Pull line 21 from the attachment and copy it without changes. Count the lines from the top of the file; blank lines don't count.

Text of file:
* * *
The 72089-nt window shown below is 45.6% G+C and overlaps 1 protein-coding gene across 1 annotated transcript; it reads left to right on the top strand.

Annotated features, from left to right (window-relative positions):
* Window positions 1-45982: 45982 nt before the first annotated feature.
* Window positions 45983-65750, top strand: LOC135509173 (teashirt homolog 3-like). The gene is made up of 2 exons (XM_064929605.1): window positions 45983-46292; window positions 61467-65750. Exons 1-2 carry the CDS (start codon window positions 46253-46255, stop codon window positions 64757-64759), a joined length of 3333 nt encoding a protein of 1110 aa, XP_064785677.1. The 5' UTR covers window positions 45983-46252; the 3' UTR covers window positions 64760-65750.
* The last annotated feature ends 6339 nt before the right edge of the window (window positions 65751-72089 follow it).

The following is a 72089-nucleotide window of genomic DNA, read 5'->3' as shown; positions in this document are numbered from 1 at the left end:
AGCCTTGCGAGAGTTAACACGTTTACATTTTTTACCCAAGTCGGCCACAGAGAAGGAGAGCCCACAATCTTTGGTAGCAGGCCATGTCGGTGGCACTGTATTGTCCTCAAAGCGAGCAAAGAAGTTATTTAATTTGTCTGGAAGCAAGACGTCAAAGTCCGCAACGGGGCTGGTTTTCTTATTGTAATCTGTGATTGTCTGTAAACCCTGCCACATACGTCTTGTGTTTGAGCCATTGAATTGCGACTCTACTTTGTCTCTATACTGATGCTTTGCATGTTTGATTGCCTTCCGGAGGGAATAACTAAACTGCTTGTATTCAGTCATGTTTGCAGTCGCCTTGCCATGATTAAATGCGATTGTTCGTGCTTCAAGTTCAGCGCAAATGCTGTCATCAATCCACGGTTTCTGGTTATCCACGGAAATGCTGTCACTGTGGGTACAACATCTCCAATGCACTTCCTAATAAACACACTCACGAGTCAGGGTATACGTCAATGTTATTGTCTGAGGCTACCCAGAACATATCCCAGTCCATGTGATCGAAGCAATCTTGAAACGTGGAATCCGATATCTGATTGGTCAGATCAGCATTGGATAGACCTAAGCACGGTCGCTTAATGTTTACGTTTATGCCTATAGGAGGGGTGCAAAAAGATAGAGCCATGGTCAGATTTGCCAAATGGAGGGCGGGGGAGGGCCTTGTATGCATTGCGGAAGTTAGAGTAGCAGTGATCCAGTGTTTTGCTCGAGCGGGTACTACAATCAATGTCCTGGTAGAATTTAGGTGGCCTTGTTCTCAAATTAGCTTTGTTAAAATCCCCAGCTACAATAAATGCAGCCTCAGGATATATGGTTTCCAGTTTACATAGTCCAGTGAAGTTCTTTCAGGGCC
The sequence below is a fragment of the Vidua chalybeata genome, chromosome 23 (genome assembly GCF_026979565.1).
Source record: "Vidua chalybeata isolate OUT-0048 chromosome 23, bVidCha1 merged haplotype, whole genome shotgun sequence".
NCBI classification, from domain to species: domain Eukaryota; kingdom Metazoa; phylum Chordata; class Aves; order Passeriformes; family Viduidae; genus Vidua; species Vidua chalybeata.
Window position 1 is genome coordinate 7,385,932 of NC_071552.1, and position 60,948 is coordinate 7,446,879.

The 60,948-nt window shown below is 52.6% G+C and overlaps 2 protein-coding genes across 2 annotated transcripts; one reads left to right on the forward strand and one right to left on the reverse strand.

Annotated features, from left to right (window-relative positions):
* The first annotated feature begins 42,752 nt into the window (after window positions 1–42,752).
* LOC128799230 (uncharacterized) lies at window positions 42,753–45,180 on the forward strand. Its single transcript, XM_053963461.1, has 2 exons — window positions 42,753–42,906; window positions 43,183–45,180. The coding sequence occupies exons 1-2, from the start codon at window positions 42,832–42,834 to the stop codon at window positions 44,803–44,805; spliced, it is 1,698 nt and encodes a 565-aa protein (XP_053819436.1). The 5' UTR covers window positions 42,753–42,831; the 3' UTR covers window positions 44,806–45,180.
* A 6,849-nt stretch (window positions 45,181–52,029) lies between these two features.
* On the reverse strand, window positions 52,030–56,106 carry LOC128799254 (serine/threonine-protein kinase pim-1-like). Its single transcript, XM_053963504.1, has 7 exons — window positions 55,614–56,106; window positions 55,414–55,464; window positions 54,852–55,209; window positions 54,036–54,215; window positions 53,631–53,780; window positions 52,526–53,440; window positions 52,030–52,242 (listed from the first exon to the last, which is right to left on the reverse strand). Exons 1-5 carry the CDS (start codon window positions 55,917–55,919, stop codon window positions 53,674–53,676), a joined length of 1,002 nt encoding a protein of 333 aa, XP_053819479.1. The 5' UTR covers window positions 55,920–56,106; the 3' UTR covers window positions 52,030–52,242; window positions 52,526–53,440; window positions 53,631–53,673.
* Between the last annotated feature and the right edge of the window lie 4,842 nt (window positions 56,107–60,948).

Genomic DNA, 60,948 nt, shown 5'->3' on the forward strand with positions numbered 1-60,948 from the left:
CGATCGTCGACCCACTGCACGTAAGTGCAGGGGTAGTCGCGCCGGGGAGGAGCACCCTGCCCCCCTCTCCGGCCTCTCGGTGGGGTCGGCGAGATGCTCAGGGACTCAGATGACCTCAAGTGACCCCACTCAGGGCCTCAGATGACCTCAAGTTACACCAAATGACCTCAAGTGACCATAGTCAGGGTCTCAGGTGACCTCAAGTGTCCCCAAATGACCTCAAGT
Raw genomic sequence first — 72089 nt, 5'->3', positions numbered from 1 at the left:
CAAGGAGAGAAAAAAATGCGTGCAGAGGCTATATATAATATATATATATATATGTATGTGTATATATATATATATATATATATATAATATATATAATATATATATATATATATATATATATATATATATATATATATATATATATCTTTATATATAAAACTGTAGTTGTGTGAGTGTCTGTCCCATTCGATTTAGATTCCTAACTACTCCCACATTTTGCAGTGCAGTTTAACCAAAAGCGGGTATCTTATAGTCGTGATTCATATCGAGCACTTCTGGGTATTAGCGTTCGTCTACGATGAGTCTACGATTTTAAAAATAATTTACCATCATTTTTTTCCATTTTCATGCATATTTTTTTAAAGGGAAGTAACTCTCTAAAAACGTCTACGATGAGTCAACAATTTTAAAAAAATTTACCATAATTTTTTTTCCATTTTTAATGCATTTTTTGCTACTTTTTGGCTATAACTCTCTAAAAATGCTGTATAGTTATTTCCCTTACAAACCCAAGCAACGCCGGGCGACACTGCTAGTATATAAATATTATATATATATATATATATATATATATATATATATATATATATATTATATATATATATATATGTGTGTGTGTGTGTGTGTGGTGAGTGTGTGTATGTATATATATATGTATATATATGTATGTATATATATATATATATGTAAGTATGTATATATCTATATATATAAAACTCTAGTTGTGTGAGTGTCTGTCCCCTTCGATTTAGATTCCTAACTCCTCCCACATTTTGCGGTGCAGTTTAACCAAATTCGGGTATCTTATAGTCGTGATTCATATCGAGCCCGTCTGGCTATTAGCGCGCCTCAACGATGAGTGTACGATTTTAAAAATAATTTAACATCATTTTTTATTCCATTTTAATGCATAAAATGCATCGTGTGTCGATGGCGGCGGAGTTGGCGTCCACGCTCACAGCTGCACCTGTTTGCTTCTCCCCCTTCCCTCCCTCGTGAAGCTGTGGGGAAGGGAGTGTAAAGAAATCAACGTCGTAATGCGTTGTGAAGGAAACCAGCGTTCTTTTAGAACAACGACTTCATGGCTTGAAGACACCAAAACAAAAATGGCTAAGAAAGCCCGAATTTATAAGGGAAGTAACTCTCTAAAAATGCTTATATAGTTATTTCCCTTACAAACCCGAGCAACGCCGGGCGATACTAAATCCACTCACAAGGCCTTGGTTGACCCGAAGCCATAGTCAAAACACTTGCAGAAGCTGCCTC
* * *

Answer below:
Raw genomic sequence first — 72089 nt, 5'->3', positions numbered from 1 at the left: